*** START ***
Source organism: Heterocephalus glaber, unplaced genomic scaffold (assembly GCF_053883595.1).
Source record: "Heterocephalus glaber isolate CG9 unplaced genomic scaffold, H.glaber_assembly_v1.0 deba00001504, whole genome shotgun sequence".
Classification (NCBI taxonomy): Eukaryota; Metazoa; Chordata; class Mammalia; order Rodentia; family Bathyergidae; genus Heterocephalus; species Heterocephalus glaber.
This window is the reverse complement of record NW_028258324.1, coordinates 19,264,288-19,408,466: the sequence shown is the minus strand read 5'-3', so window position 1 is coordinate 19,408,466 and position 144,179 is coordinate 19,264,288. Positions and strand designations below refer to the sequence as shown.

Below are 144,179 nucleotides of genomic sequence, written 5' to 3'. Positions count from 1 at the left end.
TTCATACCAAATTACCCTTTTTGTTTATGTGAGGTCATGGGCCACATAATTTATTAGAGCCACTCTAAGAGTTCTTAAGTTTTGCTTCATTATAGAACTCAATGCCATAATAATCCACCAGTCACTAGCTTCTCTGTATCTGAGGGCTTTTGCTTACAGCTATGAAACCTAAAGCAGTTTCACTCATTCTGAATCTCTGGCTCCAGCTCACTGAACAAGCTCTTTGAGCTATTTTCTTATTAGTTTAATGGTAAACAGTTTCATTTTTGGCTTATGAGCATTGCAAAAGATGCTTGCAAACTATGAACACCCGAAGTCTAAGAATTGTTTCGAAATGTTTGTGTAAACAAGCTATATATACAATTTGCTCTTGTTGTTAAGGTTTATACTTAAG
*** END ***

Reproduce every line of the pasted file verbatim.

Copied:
Source organism: Heterocephalus glaber, unplaced genomic scaffold (assembly GCF_053883595.1).
Source record: "Heterocephalus glaber isolate CG9 unplaced genomic scaffold, H.glaber_assembly_v1.0 deba00001504, whole genome shotgun sequence".
Classification (NCBI taxonomy): Eukaryota; Metazoa; Chordata; class Mammalia; order Rodentia; family Bathyergidae; genus Heterocephalus; species Heterocephalus glaber.
This window is the reverse complement of record NW_028258324.1, coordinates 19,264,288-19,408,466: the sequence shown is the minus strand read 5'-3', so window position 1 is coordinate 19,408,466 and position 144,179 is coordinate 19,264,288. Positions and strand designations below refer to the sequence as shown.

Below are 144,179 nucleotides of genomic sequence, written 5' to 3'. Positions count from 1 at the left end.
TTCATACCAAATTACCCTTTTTGTTTATGTGAGGTCATGGGCCACATAATTTATTAGAGCCACTCTAAGAGTTCTTAAGTTTTGCTTCATTATAGAACTCAATGCCATAATAATCCACCAGTCACTAGCTTCTCTGTATCTGAGGGCTTTTGCTTACAGCTATGAAACCTAAAGCAGTTTCACTCATTCTGAATCTCTGGCTCCAGCTCACTGAACAAGCTCTTTGAGCTATTTTCTTATTAGTTTAATGGTAAACAGTTTCATTTTTGGCTTATGAGCATTGCAAAAGATGCTTGCAAACTATGAACACCCGAAGTCTAAGAATTGTTTCGAAATGTTTGTGTAAACAAGCTATATATACAATTTGCTCTTGTTGTTAAGGTTTATACTTAAG